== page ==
1797Cross Cultural Teams
- Dec 7, 2005--- In firstname.lastname@example.org, "Desilets, Alain"
>Darn, just before I was going fire off an angry reply. ;-)
> Therefore, if you come to this list and feel that your discipline (be it
> U* or Agile development) is being dismissed, you are probably not coming
> to it with an open mind.
> -- Alain:
> BTW: in the above I didn't mean you, Ron Vutpakdi (I know you have an
> open mind ;-)). I meant the generic you, as in "if someone comes to this
> list and feels etc..."
Seriously, I think that part of this discussion highlights what I've
thought for many years (starting back when I was primarily a
developer): the hardest part of software development (in a team) isn't
the technology, the architecture, or the interaction design: it's the
people aspect of working in a team and working with those outside of
the team proper.
Seems to me that cross cultural communication and understanding is one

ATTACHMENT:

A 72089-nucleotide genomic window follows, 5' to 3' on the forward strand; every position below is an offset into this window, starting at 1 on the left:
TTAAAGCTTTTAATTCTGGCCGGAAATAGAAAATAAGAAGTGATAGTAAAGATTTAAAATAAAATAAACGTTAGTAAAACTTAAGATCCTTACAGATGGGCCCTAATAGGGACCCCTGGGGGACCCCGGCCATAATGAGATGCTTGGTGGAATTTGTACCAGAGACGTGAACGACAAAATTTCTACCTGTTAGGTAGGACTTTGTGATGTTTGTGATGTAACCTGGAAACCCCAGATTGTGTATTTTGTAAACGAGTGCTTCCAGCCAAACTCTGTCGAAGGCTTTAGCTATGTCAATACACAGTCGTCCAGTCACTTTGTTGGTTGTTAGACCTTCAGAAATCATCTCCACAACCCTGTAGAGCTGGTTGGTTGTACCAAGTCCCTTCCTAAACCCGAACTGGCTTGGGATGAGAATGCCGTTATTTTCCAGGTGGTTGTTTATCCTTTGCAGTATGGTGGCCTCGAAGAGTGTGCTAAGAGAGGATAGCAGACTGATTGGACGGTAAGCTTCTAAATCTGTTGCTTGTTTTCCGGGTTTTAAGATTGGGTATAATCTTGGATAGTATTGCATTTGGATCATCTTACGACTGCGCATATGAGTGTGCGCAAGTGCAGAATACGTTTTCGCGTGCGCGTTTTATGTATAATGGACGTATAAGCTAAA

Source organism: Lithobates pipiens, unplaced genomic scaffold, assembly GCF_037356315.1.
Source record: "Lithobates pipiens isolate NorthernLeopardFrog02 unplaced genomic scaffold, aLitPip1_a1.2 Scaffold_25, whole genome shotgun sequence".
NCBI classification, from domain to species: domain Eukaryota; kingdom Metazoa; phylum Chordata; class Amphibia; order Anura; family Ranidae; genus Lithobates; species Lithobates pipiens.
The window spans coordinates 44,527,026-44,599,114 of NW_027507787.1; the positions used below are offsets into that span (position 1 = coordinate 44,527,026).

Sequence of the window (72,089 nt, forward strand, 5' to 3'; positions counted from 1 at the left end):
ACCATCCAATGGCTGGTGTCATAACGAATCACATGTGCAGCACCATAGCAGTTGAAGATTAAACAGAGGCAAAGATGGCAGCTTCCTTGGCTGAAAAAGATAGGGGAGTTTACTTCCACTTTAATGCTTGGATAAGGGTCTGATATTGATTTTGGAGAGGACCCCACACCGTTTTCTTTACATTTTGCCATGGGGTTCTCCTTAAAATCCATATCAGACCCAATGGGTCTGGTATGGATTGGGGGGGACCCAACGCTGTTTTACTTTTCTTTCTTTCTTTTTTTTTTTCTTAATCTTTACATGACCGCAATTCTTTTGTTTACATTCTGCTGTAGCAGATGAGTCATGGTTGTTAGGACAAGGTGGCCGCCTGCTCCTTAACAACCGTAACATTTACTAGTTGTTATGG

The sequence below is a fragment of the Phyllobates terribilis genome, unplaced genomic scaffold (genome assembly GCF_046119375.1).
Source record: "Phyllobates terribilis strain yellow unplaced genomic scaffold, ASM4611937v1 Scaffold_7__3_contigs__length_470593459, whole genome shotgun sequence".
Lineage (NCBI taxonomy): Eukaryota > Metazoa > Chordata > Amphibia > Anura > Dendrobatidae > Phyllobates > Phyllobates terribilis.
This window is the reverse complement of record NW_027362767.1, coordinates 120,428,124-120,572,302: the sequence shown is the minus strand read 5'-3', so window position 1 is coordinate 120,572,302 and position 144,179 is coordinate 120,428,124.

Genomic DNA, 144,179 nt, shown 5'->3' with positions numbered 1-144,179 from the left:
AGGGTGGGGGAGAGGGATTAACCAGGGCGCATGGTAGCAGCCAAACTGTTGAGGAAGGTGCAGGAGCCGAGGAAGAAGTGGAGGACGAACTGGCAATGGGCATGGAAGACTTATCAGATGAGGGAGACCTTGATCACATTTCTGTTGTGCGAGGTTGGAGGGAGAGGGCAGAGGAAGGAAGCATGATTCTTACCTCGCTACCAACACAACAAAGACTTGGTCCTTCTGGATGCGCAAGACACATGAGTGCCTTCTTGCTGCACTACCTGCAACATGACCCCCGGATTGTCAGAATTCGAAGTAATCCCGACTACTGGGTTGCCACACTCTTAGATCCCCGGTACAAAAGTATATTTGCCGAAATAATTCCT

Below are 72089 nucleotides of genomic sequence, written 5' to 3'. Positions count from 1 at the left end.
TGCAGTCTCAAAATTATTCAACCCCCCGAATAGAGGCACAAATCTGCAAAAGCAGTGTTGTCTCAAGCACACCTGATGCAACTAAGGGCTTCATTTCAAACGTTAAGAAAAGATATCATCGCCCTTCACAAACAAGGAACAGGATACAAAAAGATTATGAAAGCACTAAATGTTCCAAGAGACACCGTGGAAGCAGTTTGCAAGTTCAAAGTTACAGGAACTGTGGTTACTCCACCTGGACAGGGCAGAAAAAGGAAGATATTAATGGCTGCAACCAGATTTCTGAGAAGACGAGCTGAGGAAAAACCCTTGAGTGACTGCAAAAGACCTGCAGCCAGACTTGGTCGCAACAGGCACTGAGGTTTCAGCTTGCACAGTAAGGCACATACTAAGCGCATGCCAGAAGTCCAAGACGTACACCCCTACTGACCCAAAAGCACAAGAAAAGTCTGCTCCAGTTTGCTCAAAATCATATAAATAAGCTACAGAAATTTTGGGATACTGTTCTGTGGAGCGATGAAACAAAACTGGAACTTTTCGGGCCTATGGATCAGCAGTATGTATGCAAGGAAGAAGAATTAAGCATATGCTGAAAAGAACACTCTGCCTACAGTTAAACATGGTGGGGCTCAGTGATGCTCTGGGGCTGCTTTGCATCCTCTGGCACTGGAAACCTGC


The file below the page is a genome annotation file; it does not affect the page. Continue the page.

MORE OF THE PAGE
of the biggest challenges where the "cross cultural" could be the
result of different disciplines, cultures, languages, locations,
and/or previous experiences. I'm currently slamming my head against
this particular brick wall. Most of the developers that I'm working
with are in Scotland and have never worked with an interaction
designer before. So I've got the discipline, location, culture, and
previous experience divide to bridge (some would also argue that
Scottish English counts as a different language than American English
More face to face time and experience working together would really help.
On a more relevant note, how many people here have worked on an agile
development team split across 6+ time zones? Any suggestions? We
really need the equivalent of a shared team room where we can put up
task/story cards and such, and SharePoint (uggh) just isn't cutting it.
I thought about trying to do a virtual one in Canvas, but that limits
who can effectively update the "wall".
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